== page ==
Protecting Workers from Asbestos Hazards
Cleaning up after a flood requires hundreds of workers to renovate and repair, or tear down and dispose of, damaged or destroyed structures and materials. However, repair, renovation, and demolition operations often generate airborne asbestos, a mineral fiber that can cause chronic lung disease or cancer. The Occupational Safety and Health Administration (OSHA) has developed regulations designed to protect cleanup workers from asbestos hazards.
How You Can Become Exposed to Asbestos
Before it was known that inhalation of asbestos fibers causes several deadly diseases—including asbestosis, a progressive and often fatal lung disease, and lung and other cancers—asbestos was used in a large number of building materials and other products because of its strength, flame resistance, and insulating properties. Asbestos was used in asbestos-cement pipe and sheeting, floor and roofing felts, dry wall, floor tiles, spray on ceiling coatings, and packing materials. When buildings containing these materials are renovated or torn down, or when the asbestos-containing materials themselves are disturbed, minute asbestos fibers may be released into the air. The fibers are so small that they often cannot be seen with the naked eye; the fact that you can inhale these fibers without knowing it makes asbestos an even more dangerous hazard.
OSHA’s Standards for Asbestos
The work of flood cleanup personnel involves the repair, renovation, removal, demolition, or salvage of flood-damaged structures and materials. Such materials may contain or be covered with asbestos, and cleanup personnel are protected by OSHA’s construction industry asbestos standard (Title 29 Code of Federal Regulations (CFR), Part 1926.1101). This standard requires employers to follow various procedures to protect their employees from inhaling asbestos fibers. The standard contains many requirements that vary depending on the kind of work being undertaken, the amount of asbestos in the air, and other factors. You and your employer can obtain a copy of this standard and the booklet, Asbestos Standards for Construction (OSHA 3096) describing how to comply with it, from OSHA Publications, P.O. Box 37535, Washington, DC 20013-7535, (202) 693- 1888(phone), or (202) 693-2498(fax); or visit OSHA’s website at www.osha.gov.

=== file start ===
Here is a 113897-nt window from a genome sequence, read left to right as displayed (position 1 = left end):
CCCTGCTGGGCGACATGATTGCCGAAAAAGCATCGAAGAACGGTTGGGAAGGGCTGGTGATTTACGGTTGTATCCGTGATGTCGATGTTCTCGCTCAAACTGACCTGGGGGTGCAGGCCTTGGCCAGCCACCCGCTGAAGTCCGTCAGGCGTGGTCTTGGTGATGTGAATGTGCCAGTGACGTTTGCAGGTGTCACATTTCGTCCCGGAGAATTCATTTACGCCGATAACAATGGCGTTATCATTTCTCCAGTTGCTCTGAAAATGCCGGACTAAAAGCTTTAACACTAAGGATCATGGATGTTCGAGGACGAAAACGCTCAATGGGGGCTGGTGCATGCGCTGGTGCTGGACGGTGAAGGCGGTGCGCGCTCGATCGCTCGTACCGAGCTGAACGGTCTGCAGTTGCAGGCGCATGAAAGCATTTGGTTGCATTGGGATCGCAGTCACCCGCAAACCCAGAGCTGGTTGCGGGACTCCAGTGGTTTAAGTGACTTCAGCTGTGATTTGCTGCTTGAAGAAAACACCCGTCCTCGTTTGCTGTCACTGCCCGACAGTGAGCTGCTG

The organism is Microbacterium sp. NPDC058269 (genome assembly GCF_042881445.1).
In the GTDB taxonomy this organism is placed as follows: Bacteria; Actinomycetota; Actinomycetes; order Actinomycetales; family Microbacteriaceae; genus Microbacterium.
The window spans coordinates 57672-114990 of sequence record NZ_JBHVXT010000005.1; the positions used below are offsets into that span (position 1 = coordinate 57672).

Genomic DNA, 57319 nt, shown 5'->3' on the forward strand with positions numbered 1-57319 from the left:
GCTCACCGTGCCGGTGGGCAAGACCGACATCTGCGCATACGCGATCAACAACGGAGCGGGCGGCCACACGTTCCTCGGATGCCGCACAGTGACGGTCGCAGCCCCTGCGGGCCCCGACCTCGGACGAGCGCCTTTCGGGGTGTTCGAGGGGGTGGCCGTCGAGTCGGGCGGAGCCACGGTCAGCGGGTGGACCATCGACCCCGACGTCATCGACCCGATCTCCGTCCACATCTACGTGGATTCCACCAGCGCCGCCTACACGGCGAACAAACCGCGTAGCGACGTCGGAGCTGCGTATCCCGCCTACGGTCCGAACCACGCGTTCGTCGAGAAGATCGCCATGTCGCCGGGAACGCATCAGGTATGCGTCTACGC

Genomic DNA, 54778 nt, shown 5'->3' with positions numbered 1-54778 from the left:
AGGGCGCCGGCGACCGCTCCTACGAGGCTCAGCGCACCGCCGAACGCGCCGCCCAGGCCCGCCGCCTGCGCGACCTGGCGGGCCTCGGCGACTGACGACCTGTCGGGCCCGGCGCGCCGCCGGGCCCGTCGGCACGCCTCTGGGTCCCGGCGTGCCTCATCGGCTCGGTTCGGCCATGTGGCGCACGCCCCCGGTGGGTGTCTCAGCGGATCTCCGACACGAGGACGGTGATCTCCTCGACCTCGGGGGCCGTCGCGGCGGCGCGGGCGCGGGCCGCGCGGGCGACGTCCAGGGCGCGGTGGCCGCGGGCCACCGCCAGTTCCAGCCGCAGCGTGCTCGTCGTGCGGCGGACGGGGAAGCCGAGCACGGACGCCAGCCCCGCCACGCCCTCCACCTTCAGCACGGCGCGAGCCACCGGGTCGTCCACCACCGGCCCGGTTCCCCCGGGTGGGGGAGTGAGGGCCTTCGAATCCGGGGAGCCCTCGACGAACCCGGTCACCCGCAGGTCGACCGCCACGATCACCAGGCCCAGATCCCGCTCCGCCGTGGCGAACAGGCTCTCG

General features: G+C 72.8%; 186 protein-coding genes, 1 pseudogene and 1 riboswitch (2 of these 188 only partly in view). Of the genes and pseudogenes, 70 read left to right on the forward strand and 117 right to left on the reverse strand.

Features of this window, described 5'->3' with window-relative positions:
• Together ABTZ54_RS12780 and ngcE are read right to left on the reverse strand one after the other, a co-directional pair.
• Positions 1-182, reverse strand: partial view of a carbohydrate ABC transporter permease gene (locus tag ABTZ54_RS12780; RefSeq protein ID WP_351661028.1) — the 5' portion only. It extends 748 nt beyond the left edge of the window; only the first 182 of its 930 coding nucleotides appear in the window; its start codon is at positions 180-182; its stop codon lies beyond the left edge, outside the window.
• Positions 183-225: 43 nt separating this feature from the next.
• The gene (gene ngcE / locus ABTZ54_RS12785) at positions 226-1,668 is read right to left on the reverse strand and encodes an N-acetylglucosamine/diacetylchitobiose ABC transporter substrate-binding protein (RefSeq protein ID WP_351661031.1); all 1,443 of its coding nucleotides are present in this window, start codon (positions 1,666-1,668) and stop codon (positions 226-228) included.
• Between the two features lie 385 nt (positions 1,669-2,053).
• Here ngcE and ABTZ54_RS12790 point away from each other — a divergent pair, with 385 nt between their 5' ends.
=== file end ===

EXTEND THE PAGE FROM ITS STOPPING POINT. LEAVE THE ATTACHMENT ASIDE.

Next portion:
Major Elements of OSHA’s Asbestos Standard
The following include some of the major requirements of the asbestos standard. For complete information on all requirements, see 29 CFR 1926.1101.
- A permissible exposure limit (PEL) of 0.1 fiber of asbestos per cubic centimeter of air as averaged over an 8-hour period, with an excursion limit of 1.0 asbestos fibers per cubic centimeter over a 30-minute period.
- Requirements for an initial exposure assessment to ascertain expected exposures during that work operation, and periodic exposure monitoring in certain instances.
- Use of engineering controls, to the extent feasible, to meet the PEL. Where this is not possible, engineering controls must be used to reduce exposures to the lowest levels possible and then supplemented by the use of appropriate respiratory protection.
- Use of regulated areas to limit access to locations where asbestos concentrations may be dangerously high.
- No smoking, eating, or drinking in asbestosregulated areas.
- Requirements for warning signs and caution labels to identify and communicate the presence of hazards and hazardous materials; recordkeeping; and medical surveillance.
For more information on this, and other health-related issues impacting workers, visit OSHA’s Web site at www.osha.gov.
This is one in a series of informational fact sheets highlighting OSHA programs, policies or standards. It does not impose any new compliance requirements. For a comprehensive list of compliance requirements of OSHA standards or regulations, refer to Title 29 of the Code of Federal Regulations. This information will be made available to sensory impaired individuals upon request. The voice phone is (202) 693-1999; teletypewriter (TTY) number: (877) 889-5627.
For more complete information:
Safety and Health
U.S. Department of Labor